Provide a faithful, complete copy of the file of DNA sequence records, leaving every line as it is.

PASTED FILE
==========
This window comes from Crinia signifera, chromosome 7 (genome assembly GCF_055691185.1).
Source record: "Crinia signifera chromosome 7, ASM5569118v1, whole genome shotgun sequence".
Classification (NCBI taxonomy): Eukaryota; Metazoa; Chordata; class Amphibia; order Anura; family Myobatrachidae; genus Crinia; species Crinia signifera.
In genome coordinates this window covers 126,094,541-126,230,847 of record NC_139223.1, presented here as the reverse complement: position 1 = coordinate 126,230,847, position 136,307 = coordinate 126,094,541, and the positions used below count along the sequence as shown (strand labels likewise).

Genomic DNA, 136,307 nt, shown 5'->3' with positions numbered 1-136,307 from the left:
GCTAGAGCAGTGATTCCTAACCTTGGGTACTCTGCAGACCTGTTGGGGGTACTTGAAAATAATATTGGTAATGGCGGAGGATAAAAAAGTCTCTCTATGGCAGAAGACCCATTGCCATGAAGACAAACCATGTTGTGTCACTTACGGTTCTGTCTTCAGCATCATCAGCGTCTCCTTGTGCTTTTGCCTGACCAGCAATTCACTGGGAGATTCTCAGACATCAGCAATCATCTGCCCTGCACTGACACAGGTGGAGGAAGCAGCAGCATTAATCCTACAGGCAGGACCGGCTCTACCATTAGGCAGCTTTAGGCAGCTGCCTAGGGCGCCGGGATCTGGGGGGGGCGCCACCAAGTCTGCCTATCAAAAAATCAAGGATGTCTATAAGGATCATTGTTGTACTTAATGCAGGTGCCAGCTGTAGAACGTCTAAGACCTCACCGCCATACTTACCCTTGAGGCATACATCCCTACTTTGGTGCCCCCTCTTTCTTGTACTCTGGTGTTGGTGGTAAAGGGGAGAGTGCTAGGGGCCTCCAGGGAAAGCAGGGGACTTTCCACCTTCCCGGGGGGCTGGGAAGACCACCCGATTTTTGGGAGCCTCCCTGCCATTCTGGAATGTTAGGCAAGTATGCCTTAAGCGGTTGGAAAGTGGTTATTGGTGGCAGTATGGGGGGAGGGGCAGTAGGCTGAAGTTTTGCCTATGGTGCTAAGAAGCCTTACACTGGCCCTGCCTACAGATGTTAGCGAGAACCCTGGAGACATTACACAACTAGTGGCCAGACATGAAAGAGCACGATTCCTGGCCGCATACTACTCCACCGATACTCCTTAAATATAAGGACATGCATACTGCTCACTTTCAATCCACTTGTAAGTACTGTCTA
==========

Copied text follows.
This window comes from Crinia signifera, chromosome 7 (genome assembly GCF_055691185.1).
Source record: "Crinia signifera chromosome 7, ASM5569118v1, whole genome shotgun sequence".
Classification (NCBI taxonomy): Eukaryota; Metazoa; Chordata; class Amphibia; order Anura; family Myobatrachidae; genus Crinia; species Crinia signifera.
In genome coordinates this window covers 126,094,541-126,230,847 of record NC_139223.1, presented here as the reverse complement: position 1 = coordinate 126,230,847, position 136,307 = coordinate 126,094,541, and the positions used below count along the sequence as shown (strand labels likewise).

Genomic DNA, 136,307 nt, shown 5'->3' with positions numbered 1-136,307 from the left:
GCTAGAGCAGTGATTCCTAACCTTGGGTACTCTGCAGACCTGTTGGGGGTACTTGAAAATAATATTGGTAATGGCGGAGGATAAAAAAGTCTCTCTATGGCAGAAGACCCATTGCCATGAAGACAAACCATGTTGTGTCACTTACGGTTCTGTCTTCAGCATCATCAGCGTCTCCTTGTGCTTTTGCCTGACCAGCAATTCACTGGGAGATTCTCAGACATCAGCAATCATCTGCCCTGCACTGACACAGGTGGAGGAAGCAGCAGCATTAATCCTACAGGCAGGACCGGCTCTACCATTAGGCAGCTTTAGGCAGCTGCCTAGGGCGCCGGGATCTGGGGGGGGCGCCACCAAGTCTGCCTATCAAAAAATCAAGGATGTCTATAAGGATCATTGTTGTACTTAATGCAGGTGCCAGCTGTAGAACGTCTAAGACCTCACCGCCATACTTACCCTTGAGGCATACATCCCTACTTTGGTGCCCCCTCTTTCTTGTACTCTGGTGTTGGTGGTAAAGGGGAGAGTGCTAGGGGCCTCCAGGGAAAGCAGGGGACTTTCCACCTTCCCGGGGGGCTGGGAAGACCACCCGATTTTTGGGAGCCTCCCTGCCATTCTGGAATGTTAGGCAAGTATGCCTTAAGCGGTTGGAAAGTGGTTATTGGTGGCAGTATGGGGGGAGGGGCAGTAGGCTGAAGTTTTGCCTATGGTGCTAAGAAGCCTTACACTGGCCCTGCCTACAGATGTTAGCGAGAACCCTGGAGACATTACACAACTAGTGGCCAGACATGAAAGAGCACGATTCCTGGCCGCATACTACTCCACCGATACTCCTTAAATATAAGGACATGCATACTGCTCACTTTCAATCCACTTGTAAGTACTGTCTA